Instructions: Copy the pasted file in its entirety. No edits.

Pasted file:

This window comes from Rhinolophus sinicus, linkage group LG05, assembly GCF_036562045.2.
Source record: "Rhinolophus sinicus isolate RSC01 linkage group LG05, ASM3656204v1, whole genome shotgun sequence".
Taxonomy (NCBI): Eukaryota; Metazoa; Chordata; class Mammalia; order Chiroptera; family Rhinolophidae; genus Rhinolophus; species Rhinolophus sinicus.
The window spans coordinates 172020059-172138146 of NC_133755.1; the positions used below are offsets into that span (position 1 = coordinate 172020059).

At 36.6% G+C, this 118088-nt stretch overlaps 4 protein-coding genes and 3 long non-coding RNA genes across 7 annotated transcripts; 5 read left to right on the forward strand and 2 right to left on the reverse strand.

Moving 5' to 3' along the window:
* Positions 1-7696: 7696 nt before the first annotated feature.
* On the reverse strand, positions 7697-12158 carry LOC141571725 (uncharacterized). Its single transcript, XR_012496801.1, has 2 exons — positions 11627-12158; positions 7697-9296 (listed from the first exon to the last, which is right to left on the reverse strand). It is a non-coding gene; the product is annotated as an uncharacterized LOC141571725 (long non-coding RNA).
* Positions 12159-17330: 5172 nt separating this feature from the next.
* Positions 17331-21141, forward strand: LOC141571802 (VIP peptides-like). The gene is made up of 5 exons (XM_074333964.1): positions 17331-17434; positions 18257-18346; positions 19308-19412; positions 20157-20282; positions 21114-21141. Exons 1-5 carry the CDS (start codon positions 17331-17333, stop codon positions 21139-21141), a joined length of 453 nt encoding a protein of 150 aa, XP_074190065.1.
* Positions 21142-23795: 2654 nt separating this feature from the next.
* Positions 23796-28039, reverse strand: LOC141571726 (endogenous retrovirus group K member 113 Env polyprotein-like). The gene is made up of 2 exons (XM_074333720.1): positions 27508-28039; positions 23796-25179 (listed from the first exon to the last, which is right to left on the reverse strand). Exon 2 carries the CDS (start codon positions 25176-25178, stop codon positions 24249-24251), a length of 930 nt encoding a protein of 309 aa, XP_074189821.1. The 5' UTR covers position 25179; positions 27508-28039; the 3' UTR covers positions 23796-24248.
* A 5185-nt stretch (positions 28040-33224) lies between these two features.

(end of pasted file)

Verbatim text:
This window comes from Rhinolophus sinicus, linkage group LG05, assembly GCF_036562045.2.
Source record: "Rhinolophus sinicus isolate RSC01 linkage group LG05, ASM3656204v1, whole genome shotgun sequence".
Taxonomy (NCBI): Eukaryota; Metazoa; Chordata; class Mammalia; order Chiroptera; family Rhinolophidae; genus Rhinolophus; species Rhinolophus sinicus.
The window spans coordinates 172020059-172138146 of NC_133755.1; the positions used below are offsets into that span (position 1 = coordinate 172020059).

At 36.6% G+C, this 118088-nt stretch overlaps 4 protein-coding genes and 3 long non-coding RNA genes across 7 annotated transcripts; 5 read left to right on the forward strand and 2 right to left on the reverse strand.

Moving 5' to 3' along the window:
* Positions 1-7696: 7696 nt before the first annotated feature.
* On the reverse strand, positions 7697-12158 carry LOC141571725 (uncharacterized). Its single transcript, XR_012496801.1, has 2 exons — positions 11627-12158; positions 7697-9296 (listed from the first exon to the last, which is right to left on the reverse strand). It is a non-coding gene; the product is annotated as an uncharacterized LOC141571725 (long non-coding RNA).
* Positions 12159-17330: 5172 nt separating this feature from the next.
* Positions 17331-21141, forward strand: LOC141571802 (VIP peptides-like). The gene is made up of 5 exons (XM_074333964.1): positions 17331-17434; positions 18257-18346; positions 19308-19412; positions 20157-20282; positions 21114-21141. Exons 1-5 carry the CDS (start codon positions 17331-17333, stop codon positions 21139-21141), a joined length of 453 nt encoding a protein of 150 aa, XP_074190065.1.
* Positions 21142-23795: 2654 nt separating this feature from the next.
* Positions 23796-28039, reverse strand: LOC141571726 (endogenous retrovirus group K member 113 Env polyprotein-like). The gene is made up of 2 exons (XM_074333720.1): positions 27508-28039; positions 23796-25179 (listed from the first exon to the last, which is right to left on the reverse strand). Exon 2 carries the CDS (start codon positions 25176-25178, stop codon positions 24249-24251), a length of 930 nt encoding a protein of 309 aa, XP_074189821.1. The 5' UTR covers position 25179; positions 27508-28039; the 3' UTR covers positions 23796-24248.
* A 5185-nt stretch (positions 28040-33224) lies between these two features.